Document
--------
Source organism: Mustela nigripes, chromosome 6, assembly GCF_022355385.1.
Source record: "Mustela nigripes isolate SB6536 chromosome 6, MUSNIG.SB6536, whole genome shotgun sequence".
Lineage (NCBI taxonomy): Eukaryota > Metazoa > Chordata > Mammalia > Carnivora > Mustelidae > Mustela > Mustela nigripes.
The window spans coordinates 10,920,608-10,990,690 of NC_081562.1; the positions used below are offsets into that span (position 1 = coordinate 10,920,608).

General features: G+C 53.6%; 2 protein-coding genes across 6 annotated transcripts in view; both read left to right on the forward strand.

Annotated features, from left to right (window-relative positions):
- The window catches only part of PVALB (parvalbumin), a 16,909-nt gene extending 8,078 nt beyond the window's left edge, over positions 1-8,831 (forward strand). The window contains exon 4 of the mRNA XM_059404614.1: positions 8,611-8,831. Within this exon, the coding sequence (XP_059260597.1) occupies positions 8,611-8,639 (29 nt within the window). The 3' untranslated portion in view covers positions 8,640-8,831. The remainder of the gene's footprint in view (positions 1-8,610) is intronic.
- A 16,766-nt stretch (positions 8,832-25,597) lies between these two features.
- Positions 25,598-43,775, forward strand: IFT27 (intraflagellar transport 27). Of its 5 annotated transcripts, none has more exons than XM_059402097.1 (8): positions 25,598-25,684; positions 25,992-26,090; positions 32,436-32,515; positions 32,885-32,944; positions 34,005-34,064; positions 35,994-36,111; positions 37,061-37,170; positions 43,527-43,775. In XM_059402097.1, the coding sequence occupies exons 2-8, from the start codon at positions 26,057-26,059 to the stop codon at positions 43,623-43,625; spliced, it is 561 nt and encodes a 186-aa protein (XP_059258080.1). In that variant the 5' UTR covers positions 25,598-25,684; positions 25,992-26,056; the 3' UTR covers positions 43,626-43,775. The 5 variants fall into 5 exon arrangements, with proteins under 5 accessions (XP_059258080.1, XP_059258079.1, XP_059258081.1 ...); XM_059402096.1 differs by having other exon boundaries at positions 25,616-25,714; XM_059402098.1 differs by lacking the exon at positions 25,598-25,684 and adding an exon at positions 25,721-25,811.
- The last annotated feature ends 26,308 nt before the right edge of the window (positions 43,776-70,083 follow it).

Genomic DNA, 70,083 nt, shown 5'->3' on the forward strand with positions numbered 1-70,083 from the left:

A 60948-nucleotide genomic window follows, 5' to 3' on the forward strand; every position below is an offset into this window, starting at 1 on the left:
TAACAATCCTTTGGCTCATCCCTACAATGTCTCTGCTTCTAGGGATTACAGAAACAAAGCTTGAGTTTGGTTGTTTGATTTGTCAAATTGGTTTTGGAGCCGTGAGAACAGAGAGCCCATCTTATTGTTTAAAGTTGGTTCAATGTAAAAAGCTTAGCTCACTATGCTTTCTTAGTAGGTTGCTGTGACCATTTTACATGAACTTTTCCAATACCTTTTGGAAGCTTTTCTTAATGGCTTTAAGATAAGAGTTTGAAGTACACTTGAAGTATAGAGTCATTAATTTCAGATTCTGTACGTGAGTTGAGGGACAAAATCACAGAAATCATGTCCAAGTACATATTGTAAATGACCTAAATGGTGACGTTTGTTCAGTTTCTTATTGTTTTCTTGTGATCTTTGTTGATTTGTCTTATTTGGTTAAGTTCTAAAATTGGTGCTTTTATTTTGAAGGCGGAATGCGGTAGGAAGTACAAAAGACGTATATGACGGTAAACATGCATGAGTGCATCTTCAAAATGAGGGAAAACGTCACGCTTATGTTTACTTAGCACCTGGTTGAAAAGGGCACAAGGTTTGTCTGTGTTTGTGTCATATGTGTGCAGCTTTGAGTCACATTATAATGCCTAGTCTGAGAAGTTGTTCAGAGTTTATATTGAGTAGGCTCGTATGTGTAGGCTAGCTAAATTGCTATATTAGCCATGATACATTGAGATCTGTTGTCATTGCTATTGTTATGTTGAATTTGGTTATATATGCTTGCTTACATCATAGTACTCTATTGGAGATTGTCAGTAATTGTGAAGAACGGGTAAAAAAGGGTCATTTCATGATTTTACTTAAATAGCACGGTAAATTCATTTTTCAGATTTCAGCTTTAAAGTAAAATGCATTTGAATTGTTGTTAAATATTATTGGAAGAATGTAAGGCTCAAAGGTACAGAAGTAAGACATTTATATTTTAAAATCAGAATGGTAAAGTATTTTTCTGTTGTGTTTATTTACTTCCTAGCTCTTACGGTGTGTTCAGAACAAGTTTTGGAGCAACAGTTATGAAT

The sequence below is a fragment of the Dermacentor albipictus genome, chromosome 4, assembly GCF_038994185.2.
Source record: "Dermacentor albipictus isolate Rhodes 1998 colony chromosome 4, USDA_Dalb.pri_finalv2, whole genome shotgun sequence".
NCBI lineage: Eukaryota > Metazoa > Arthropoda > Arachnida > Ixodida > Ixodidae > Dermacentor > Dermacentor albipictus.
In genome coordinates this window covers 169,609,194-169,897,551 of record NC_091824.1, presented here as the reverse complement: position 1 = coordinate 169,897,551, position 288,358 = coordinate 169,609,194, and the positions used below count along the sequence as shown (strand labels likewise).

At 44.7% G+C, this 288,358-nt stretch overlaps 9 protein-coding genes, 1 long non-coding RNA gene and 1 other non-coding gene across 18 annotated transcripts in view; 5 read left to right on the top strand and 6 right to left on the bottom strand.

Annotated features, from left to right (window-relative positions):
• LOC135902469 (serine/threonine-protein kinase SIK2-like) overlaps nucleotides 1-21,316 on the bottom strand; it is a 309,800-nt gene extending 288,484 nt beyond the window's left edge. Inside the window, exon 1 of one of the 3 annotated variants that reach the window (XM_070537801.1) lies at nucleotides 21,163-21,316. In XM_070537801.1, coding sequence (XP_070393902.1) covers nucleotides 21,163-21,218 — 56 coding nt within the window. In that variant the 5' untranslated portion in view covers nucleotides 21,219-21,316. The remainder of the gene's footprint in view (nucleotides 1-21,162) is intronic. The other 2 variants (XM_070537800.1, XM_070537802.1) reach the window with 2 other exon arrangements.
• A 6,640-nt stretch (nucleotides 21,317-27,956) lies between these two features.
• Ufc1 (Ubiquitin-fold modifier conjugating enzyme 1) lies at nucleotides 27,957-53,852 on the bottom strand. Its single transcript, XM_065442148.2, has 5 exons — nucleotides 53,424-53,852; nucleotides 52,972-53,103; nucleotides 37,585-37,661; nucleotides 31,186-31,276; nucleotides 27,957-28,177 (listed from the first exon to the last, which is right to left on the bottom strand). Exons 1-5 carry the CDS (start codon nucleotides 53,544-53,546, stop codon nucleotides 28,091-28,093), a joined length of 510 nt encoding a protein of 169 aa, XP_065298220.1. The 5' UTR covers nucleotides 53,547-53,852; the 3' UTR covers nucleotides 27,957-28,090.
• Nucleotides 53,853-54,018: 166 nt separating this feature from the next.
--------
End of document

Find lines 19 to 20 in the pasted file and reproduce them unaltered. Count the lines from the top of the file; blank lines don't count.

Annotated features, from left to right (window-relative positions):
• LOC135902469 (serine/threonine-protein kinase SIK2-like) overlaps nucleotides 1-21,316 on the bottom strand; it is a 309,800-nt gene extending 288,484 nt beyond the window's left edge. Inside the window, exon 1 of one of the 3 annotated variants that reach the window (XM_070537801.1) lies at nucleotides 21,163-21,316. In XM_070537801.1, coding sequence (XP_070393902.1) covers nucleotides 21,163-21,218 — 56 coding nt within the window. In that variant the 5' untranslated portion in view covers nucleotides 21,219-21,316. The remainder of the gene's footprint in view (nucleotides 1-21,162) is intronic. The other 2 variants (XM_070537800.1, XM_070537802.1) reach the window with 2 other exon arrangements.